[Show abstract][Hide abstract] ABSTRACT: We theoretically show that intriguing features of coherent many-body physics can be observed in electron transport through a quantum dot (QD). We first derive a master-equation-based framework for electron transport in the Coulomb-blockade regime which includes hyperfine (HF) interaction with the nuclear spin ensemble in the QD. This general tool is then used to study the leakage current through a single QD in a transport setting. We find that, for an initially polarized nuclear system, the proposed setup leads to a strong current peak, in close analogy with superradiant emission of photons from atomic ensembles. This effect could be observed with realistic experimental parameters and would provide clear evidence of coherent HF dynamics of nuclear spin ensembles in QDs.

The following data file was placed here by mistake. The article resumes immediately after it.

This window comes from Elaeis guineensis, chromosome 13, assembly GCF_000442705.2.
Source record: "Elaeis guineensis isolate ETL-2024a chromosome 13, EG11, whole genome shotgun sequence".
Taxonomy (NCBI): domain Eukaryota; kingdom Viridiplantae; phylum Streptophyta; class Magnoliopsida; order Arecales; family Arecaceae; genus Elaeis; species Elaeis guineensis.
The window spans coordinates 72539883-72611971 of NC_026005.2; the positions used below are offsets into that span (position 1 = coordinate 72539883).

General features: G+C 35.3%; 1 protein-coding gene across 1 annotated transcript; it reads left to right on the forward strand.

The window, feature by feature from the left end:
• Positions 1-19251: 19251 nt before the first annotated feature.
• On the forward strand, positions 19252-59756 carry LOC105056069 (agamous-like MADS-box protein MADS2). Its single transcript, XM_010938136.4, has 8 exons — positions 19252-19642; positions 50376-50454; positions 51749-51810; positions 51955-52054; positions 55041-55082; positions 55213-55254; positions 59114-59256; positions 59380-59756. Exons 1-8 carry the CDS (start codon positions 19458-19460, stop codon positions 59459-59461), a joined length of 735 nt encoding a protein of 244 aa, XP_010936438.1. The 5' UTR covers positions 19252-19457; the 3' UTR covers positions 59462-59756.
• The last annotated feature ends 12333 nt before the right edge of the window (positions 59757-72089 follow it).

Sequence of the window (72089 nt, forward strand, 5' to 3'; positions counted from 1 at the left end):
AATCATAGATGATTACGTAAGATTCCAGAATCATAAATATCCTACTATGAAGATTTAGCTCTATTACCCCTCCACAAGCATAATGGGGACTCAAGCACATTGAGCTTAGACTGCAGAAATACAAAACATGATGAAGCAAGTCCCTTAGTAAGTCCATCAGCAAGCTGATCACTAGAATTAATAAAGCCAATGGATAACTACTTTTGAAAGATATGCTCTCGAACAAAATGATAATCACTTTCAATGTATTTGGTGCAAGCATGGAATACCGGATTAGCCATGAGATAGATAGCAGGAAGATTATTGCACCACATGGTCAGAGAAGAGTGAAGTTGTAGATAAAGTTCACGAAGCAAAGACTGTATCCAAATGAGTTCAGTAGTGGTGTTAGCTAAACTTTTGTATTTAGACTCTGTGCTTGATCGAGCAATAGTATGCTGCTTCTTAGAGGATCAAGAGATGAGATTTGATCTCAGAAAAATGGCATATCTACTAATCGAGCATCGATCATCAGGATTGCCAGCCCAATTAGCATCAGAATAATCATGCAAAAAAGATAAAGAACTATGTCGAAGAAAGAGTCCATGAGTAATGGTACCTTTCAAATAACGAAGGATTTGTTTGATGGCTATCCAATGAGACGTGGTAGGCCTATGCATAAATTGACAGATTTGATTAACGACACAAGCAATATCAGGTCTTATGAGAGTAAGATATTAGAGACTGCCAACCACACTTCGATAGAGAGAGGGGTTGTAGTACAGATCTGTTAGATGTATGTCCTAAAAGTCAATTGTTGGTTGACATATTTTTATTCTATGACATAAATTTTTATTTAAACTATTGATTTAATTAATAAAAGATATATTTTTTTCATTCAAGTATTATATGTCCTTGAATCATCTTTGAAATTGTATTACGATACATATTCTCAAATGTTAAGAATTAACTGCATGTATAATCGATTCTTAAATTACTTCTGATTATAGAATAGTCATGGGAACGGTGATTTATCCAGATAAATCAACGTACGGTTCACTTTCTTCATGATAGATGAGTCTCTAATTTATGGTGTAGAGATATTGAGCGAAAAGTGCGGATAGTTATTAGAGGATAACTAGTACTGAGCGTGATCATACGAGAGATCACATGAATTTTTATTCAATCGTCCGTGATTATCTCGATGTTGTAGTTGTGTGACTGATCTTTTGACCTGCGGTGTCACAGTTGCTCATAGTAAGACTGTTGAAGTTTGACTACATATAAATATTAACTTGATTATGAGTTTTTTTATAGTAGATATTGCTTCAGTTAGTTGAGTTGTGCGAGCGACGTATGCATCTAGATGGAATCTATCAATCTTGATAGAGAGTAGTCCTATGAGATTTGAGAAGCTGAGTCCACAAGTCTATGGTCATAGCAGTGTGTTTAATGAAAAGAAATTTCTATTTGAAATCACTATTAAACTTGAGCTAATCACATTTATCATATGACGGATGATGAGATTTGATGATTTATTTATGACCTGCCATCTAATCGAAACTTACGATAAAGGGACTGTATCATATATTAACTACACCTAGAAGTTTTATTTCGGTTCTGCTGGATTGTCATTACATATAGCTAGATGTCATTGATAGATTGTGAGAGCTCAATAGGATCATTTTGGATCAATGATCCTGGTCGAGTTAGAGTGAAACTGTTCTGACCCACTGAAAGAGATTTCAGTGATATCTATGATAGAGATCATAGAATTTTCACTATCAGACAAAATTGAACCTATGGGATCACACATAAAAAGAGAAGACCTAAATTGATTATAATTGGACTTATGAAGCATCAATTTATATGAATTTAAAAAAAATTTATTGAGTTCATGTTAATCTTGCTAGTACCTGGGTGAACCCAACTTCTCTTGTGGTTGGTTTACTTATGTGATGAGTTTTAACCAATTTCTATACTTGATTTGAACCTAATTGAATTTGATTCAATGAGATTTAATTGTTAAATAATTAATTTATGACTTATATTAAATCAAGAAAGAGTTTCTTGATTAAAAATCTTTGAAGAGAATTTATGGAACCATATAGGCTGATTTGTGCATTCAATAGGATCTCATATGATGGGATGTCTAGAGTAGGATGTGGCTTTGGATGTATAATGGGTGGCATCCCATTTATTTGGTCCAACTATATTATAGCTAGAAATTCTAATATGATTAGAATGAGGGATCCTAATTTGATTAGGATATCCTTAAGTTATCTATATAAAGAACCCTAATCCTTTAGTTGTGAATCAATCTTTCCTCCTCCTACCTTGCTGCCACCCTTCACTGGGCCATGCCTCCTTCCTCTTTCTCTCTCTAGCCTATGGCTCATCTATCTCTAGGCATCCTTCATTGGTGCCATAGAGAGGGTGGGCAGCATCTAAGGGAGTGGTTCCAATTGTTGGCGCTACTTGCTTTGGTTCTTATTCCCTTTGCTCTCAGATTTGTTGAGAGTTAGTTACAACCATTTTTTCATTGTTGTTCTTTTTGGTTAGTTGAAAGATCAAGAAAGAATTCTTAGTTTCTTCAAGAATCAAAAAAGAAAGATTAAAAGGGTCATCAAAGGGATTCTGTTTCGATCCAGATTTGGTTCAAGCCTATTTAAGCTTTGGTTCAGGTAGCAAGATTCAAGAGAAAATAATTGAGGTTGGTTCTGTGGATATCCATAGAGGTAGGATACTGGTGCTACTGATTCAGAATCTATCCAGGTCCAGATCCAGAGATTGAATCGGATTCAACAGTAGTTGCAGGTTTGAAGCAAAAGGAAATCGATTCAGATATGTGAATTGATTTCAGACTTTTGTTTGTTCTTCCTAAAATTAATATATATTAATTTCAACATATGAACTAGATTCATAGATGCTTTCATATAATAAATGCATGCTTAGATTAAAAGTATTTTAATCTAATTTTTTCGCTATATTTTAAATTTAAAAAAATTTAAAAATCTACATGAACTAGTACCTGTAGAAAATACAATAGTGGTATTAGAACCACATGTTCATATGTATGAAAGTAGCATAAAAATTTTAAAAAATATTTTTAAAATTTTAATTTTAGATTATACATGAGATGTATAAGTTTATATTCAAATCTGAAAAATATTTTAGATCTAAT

[Show abstract][Hide abstract] ABSTRACT: We investigate dissipative phase transitions in an open central spin system. In our model the central spin interacts coherently with the surrounding many-particle spin environment and is subject to coherent driving and dissipation. We develop analytical tools based on a self-consistent Holstein-Primakoff approximation that enable us to determine the complete phase diagram associated with the steady states of this system. It includes first- and second-order phase transitions, as well as regions of bistability, spin squeezing, and altered spin-pumping dynamics. Prospects of observing these phenomena in systems such as electron spins in quantum dots or nitrogen-vacancy centers coupled to lattice nuclear spins are briefly discussed.
Physical Review A 07/2012; 86:012116. · 3.04 Impact Factor